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Re: [Xen-devel] [PATCHv2 0/3] Implement per-cpu reader-writer locks

On 20/11/15 16:03, Malcolm Crossley wrote:
> This patch series adds per-cpu reader-writer locks as a generic lock
> implementation and then converts the grant table and p2m rwlocks to
> use the percpu rwlocks, in order to improve multi-socket host performance.
> CPU profiling has revealed the rwlocks themselves suffer from severe cache
> line bouncing due to the cmpxchg operation used even when taking a read lock.
> Multiqueue paravirtualised I/O results in heavy contention of the grant table
> and p2m read locks of a specific domain and so I/O throughput is bottlenecked
> by the overhead of the cache line bouncing itself.
> Per-cpu read locks avoid lock cache line bouncing by using a per-cpu data
> area to record a CPU has taken the read lock. Correctness is enforced for the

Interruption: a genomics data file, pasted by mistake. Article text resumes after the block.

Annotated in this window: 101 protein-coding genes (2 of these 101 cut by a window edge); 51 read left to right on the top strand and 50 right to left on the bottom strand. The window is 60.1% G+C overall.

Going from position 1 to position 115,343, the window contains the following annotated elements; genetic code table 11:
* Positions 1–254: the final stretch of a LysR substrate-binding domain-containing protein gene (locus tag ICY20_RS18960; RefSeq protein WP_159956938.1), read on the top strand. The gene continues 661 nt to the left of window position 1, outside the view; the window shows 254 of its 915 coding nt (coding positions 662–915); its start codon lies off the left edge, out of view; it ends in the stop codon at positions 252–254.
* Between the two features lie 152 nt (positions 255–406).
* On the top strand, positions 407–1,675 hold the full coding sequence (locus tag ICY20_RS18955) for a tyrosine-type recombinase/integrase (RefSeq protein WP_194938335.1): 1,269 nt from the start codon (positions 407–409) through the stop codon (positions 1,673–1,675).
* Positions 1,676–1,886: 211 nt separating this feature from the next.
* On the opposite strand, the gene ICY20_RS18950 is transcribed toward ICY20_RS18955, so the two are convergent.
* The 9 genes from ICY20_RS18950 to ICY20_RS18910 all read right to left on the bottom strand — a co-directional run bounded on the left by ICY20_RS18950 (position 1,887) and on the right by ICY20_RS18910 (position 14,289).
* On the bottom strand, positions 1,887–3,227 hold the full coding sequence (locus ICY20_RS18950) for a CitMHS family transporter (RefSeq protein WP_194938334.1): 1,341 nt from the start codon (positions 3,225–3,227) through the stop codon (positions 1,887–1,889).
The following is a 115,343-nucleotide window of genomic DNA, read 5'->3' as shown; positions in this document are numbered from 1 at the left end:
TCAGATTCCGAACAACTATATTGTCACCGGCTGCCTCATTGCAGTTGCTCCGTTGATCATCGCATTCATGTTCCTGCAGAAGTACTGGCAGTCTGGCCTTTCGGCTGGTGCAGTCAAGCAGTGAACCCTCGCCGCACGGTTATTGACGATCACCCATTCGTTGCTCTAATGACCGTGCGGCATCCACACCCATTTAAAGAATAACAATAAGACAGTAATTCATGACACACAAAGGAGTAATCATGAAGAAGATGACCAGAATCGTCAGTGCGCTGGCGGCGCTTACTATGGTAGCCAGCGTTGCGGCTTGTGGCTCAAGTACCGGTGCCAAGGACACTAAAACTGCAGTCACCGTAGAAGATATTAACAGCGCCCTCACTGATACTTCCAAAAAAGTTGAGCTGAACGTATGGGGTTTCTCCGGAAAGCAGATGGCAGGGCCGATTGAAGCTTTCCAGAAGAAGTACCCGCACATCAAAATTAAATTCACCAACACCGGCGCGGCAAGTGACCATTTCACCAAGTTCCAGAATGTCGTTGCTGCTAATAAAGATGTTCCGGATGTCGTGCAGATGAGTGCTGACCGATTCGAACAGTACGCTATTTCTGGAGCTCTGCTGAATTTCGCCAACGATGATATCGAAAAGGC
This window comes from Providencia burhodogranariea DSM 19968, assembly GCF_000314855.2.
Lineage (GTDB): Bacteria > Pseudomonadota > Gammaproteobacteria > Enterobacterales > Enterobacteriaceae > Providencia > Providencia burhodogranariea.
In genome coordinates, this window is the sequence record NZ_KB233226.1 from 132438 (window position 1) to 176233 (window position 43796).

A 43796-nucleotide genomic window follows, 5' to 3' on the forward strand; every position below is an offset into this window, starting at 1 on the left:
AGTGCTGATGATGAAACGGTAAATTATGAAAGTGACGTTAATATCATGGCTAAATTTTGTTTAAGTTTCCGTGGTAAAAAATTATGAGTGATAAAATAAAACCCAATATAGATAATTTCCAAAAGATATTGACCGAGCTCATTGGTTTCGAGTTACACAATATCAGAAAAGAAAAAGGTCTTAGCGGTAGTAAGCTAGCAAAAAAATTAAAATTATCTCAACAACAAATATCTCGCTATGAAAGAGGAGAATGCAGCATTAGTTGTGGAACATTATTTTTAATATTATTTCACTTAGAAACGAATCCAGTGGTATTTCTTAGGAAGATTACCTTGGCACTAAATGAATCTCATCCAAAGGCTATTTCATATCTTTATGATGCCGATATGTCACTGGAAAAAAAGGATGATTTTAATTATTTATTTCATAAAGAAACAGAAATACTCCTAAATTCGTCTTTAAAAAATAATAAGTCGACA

> write lock by using a per lock barrier which forces the per-cpu read lock 
> to revert to using a standard read lock. The write lock then polls all 
> the percpu data area until active readers for the lock have exited.
> Removing the cache line bouncing on a multi-socket Haswell-EP system 
> dramatically improves performance, with 16 vCPU network IO performance going 
> from 15 gb/s to 64 gb/s! The host under test was fully utilising all 40 
> logical CPU's at 64 gb/s, so a bigger logical CPU host may see an even better
> IO improvement.

Impressive -- thanks for doing this work.

One question: Your description here sounds like you've tested with a
single large domain, but what happens with multiple domains?

It looks like the "per-cpu-rwlock" is shared by *all* locks of a
particular type (e.g., all domains share the per-cpu p2m rwlock).
(Correct me if I'm wrong here.)

Which means two things:

 1) *Any* writer will have to wait for the rwlock of that type to be
released on *all* domains before being able to write.  Is there any risk
that on a busy system, this will be an unusually long wait?

2) *All* domains will have to take the slow path for reading when a
*any* domain has or is trying to acquire the write lock.  What is the
probability that on a busy system that turns out to be "most of the time"?

#2 is of course no worse than it is now, but #1 could be a bit of a bear.


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